Sedum morganianum is itself extremely adaptable and had been relatively easy to study. Indoors in the winter, it needs a lot of light though, in order to maintain the tight, regular rows that it is famous for. Even right beside a south-facing window, it slowly etiolated. The best way to keep its growth compact is to provide supplemental lighting, at least until it has become well-established.
This tendency towards elongation, however, was not the reason Talullah was a pain. The problem was that she developed some form of narcolepsy triggered by her proximity to, well, the cats. She didn't just pass out, either; when she fell, she spilled her brains. S. morganianum, as you know, does not take too kindly to being whipped about. It will tolerate the repeated de-potting but impact is not its friend. I expected all manners of pests attacking this outdoor plant while it is indoors but it turned out to be an entirely different kind of pest.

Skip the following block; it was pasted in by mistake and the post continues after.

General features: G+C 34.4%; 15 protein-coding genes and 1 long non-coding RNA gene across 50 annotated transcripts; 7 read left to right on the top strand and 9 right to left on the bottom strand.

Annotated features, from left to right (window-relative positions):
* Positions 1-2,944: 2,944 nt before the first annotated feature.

|Third attack. She survived this but a drastic haircut was necessary, a lot of stems were already empty.|
This is one below is one of the most attractive haworthias, H. cooperii. There was a moment of panic when this webbed structure appeared but a few squirts of water confirmed that it is not, in fact, a pest.
|Ominous dark shadow stirring inside the web cylinder.|